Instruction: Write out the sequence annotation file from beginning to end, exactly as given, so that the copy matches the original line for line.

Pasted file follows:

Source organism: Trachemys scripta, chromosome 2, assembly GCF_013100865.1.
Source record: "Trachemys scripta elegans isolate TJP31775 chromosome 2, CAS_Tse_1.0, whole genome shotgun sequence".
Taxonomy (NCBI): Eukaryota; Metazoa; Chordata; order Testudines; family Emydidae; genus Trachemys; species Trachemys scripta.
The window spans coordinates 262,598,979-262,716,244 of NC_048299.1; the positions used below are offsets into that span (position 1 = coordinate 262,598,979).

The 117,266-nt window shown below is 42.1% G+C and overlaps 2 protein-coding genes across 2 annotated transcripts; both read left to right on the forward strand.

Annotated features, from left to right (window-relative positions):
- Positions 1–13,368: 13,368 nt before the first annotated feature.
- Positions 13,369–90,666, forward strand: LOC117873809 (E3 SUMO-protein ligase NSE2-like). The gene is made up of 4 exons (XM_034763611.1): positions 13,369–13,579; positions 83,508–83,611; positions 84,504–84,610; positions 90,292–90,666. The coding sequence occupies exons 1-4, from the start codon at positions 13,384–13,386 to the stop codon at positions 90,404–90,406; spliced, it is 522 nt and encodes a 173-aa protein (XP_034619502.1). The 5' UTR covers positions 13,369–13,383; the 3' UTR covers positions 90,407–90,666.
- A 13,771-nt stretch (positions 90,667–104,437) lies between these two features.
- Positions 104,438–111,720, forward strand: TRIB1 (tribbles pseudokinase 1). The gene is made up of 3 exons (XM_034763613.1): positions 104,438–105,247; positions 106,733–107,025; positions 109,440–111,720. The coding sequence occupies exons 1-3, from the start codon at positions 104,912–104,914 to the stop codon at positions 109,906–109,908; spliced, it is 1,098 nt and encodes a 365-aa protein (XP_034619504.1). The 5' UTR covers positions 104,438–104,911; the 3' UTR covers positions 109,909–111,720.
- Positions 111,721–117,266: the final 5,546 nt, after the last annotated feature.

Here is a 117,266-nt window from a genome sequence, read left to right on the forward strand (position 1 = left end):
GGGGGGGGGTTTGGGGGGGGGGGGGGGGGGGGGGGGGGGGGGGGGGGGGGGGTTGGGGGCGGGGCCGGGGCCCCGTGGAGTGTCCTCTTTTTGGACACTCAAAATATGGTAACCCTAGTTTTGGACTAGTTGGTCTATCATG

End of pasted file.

Source organism: Trachemys scripta, chromosome 2, assembly GCF_013100865.1.
Source record: "Trachemys scripta elegans isolate TJP31775 chromosome 2, CAS_Tse_1.0, whole genome shotgun sequence".
Taxonomy (NCBI): Eukaryota; Metazoa; Chordata; order Testudines; family Emydidae; genus Trachemys; species Trachemys scripta.
The window spans coordinates 262,598,979-262,716,244 of NC_048299.1; the positions used below are offsets into that span (position 1 = coordinate 262,598,979).

The 117,266-nt window shown below is 42.1% G+C and overlaps 2 protein-coding genes across 2 annotated transcripts; both read left to right on the forward strand.

Annotated features, from left to right (window-relative positions):
- Positions 1–13,368: 13,368 nt before the first annotated feature.
- Positions 13,369–90,666, forward strand: LOC117873809 (E3 SUMO-protein ligase NSE2-like). The gene is made up of 4 exons (XM_034763611.1): positions 13,369–13,579; positions 83,508–83,611; positions 84,504–84,610; positions 90,292–90,666. The coding sequence occupies exons 1-4, from the start codon at positions 13,384–13,386 to the stop codon at positions 90,404–90,406; spliced, it is 522 nt and encodes a 173-aa protein (XP_034619502.1). The 5' UTR covers positions 13,369–13,383; the 3' UTR covers positions 90,407–90,666.
- A 13,771-nt stretch (positions 90,667–104,437) lies between these two features.
- Positions 104,438–111,720, forward strand: TRIB1 (tribbles pseudokinase 1). The gene is made up of 3 exons (XM_034763613.1): positions 104,438–105,247; positions 106,733–107,025; positions 109,440–111,720. The coding sequence occupies exons 1-3, from the start codon at positions 104,912–104,914 to the stop codon at positions 109,906–109,908; spliced, it is 1,098 nt and encodes a 365-aa protein (XP_034619504.1). The 5' UTR covers positions 104,438–104,911; the 3' UTR covers positions 109,909–111,720.
- Positions 111,721–117,266: the final 5,546 nt, after the last annotated feature.

Here is a 117,266-nt window from a genome sequence, read left to right on the forward strand (position 1 = left end):
GGGGGGGGGTTTGGGGGGGGGGGGGGGGGGGGGGGGGGGGGGGGGGGGGGGGTTGGGGGCGGGGCCGGGGCCCCGTGGAGTGTCCTCTTTTTGGACACTCAAAATATGGTAACCCTAGTTTTGGACTAGTTGGTCTATCATG